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★★★★ The Guardian, 'A Song for Ella Grey' Pilot Theatre

★★★★ The Guardian, 'A Song for Ella Grey' Pilot Theatre

David Almond’s young adult novel is brought to life in a soulful production that weaves its mythical elements with imagination.

There are three intangibles in David Almond’s 2014 YA novel. A lyrical story, it retells the myth of Orpheus as if it were a Northumbrian folk tale. It is about a group of smart A-level students navigating the transition to adulthood while trying to square their drive for sex with their hunger for love.

Most intangible is Orpheus himself, an unknowable figure who drifts in and out of the teenagers’ lives like the tide. Discovered on Bamburgh beach – and just as quickly lost again – this traveller is as mesmerising as he is enigmatic.

Then there is the music he plays. True to his Greek model, Almond gives Orpheus a lyre, but the sound it makes is not of this world. His melodies are literally captivating. So much so that Ella Grey, the story’s Eurydice, only has to hear his music on her phone to fall in love. She too is intangible, lovely but out of reach. Doomed from the start, she is more like a memory than a complete character.

Three intangibles mean three questions for a flesh-and-blood stage adaptation. They are all admirably answered by playwright Zoe Cooper and director Esther Richardson in this soulful production for Pilot Theatre.

Wisely, they leave Orpheus to our imaginations, showing us no more than a silhouette, its head sprouting branches like a child of nature. What little he says is related in storytelling style by the five-strong ensemble, painting him/her/them as a gender-fluid being, unconstrained by social norms. If anything, he is more elliptical than in the novel.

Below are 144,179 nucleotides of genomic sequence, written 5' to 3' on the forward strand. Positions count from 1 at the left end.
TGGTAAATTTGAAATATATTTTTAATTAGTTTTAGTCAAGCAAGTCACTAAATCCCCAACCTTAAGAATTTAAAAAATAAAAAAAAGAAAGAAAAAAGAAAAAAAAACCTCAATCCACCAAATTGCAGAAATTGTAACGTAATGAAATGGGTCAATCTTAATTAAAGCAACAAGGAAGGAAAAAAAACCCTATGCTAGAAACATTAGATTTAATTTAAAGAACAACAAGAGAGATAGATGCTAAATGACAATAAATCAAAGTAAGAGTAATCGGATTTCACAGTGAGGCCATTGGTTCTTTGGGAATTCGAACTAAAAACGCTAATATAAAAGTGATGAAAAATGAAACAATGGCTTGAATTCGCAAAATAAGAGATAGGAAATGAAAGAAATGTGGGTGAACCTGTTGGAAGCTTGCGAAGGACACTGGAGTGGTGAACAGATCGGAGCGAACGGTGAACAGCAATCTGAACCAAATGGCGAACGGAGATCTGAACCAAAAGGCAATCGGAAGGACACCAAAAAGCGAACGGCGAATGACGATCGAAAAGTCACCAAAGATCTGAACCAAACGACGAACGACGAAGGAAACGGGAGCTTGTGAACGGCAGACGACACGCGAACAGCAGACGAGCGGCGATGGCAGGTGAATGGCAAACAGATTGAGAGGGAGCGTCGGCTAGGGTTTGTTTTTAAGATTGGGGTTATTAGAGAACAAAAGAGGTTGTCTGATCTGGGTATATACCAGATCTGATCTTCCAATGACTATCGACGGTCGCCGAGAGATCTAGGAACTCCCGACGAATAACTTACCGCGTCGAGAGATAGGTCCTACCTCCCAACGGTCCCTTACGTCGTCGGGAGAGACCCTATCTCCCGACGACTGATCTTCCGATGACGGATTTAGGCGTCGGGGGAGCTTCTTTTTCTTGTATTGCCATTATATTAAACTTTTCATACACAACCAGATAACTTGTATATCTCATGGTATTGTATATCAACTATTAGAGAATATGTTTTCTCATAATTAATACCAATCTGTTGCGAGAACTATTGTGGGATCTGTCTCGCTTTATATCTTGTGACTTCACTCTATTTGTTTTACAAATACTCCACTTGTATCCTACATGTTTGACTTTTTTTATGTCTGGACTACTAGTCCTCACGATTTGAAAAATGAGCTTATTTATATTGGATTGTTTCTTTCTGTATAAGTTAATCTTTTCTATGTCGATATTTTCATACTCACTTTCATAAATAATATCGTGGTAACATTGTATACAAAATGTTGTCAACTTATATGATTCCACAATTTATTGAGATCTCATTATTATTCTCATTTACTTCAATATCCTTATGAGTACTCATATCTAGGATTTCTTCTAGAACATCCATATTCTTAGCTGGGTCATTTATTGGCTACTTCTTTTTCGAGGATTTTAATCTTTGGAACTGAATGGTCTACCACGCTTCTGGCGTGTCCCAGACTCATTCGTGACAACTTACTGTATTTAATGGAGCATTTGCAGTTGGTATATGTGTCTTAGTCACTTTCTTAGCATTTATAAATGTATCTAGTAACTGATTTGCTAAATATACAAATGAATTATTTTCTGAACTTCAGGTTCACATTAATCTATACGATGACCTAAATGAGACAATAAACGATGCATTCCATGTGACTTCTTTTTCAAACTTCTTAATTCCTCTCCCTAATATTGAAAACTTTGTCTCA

Evasion is not an option for composer Emily Levy, who nonetheless creates a persuasive score, making traditional north-eastern forms seem timeless, fractured and haunting, while Adam P McCready’s stormy sound design comes at us from all directions.

Beach crowd ... from left, Olivia Onyehara, Amonik Melaco, Beth Crame, Grace Long and Jonathan Iceton. Photograph: Topher McGrillis

And in contrast to the forthright performance of Olivia Onyehara as best- friend Claire, all energy and poetic passion, Grace Long’s Ella Grey is fragile and ethereal, a ghost even before being drawn to the underworld. Joined by Amonik Melaco, Beth Crame and Jonathan Iceton, they turn the solitary journey of Orpheus into the land of the dead into a communal act, not so scary but more fully a metaphor for a generation casting off childhood innocence.